All of my stories are set in worlds not quite our own or even different worlds entirely (I live in this one, why the heck would I write about it?) with creatures both fantastic and mundane (can a dragon be mundane?). All of them have some element of love, whether I describe it in vivid detail or just let folks know there's lovin' goin' on!

The stories could be considered fantasy (hey, I fantasize about them all the time!), but the new label out there is 'paranormal', where dragons aren't dragons, but shapeshifters who shift into winged, horned, lizards that blow fire (you know, dragons), and werewolves and vampires prowl. I have a couple of those. I also have Guardians (angels), giants, Faeries, selkies, ice demons, goblins, dryads, and one poor, unfortunate Hollywood actress who stepped into an alternate dimension that nearly got her killed.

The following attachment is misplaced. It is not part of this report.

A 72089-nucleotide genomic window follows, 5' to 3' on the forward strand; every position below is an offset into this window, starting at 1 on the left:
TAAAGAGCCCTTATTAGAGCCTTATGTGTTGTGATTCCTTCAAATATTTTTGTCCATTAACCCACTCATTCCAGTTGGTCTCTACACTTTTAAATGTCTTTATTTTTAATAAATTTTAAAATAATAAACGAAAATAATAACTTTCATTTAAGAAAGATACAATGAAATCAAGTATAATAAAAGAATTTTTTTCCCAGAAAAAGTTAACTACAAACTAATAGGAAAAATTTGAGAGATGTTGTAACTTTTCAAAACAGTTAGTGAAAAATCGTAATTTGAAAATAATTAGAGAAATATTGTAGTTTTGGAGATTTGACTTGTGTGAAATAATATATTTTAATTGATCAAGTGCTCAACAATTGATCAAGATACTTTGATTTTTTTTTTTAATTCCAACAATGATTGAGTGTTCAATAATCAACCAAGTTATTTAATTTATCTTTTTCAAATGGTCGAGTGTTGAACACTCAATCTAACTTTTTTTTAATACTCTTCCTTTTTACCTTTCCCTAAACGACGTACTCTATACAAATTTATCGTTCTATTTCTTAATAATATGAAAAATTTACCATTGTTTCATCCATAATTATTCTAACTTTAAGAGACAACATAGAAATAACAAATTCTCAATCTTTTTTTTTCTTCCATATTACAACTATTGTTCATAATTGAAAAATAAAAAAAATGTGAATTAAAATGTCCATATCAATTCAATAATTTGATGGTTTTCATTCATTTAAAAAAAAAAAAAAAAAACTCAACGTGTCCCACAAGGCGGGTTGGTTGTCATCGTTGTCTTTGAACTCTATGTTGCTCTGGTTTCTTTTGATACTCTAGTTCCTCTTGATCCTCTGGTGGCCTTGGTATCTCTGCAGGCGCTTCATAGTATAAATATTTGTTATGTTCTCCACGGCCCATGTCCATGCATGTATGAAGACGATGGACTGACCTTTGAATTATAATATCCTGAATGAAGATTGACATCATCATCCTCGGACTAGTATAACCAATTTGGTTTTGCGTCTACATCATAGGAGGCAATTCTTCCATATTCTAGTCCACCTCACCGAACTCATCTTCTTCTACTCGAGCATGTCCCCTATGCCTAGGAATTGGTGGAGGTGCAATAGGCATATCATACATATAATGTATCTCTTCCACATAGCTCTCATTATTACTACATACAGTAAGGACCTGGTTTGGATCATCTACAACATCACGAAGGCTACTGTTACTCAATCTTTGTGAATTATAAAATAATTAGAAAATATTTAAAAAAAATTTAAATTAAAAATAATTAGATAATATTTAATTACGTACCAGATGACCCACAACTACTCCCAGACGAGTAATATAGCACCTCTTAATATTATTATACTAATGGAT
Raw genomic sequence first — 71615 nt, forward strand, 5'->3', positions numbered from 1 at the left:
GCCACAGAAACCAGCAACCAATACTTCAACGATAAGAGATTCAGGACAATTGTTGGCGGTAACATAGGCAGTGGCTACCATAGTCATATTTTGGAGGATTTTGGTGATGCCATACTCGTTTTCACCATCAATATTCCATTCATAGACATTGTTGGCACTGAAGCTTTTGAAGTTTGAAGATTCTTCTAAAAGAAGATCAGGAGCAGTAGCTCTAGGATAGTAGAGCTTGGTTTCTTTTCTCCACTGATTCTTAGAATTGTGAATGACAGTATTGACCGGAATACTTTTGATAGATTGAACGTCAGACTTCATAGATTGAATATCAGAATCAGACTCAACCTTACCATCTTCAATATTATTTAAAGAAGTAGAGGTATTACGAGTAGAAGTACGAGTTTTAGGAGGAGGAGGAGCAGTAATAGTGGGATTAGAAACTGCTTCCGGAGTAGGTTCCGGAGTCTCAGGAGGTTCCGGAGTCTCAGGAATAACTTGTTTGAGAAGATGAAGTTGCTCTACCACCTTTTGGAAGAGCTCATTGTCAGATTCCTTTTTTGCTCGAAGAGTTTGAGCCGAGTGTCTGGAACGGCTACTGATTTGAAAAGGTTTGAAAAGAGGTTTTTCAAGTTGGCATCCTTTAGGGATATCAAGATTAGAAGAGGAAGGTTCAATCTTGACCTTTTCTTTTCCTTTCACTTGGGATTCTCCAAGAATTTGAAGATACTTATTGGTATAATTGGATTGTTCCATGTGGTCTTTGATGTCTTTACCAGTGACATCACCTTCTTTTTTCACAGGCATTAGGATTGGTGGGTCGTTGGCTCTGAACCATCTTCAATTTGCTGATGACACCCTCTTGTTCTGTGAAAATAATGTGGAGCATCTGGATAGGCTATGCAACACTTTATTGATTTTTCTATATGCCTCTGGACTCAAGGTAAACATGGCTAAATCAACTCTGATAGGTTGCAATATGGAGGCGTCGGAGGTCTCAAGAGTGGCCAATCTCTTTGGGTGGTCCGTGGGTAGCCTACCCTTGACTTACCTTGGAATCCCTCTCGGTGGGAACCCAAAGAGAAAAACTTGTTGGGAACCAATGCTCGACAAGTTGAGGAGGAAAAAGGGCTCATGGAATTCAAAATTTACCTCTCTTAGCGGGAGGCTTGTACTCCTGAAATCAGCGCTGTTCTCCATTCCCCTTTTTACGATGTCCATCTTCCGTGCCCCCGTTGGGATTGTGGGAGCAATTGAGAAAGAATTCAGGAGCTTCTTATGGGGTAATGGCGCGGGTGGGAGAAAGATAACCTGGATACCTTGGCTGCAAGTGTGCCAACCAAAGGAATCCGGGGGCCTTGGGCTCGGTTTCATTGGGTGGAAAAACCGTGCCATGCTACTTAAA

Oh, and I nearly forgot about my Hungarian Barbarians! They are a lot like those Scottish romances except that they aren't Celtic, they speak a really difficult language to master, and they're descended from the Huns; most specifically Attila. Good times had by all.

So that's what's going on with me, the rookie to the blogging world. I hope you enjoy my few simple words here and the longer stories coming (hopefully soon) out for public consumption.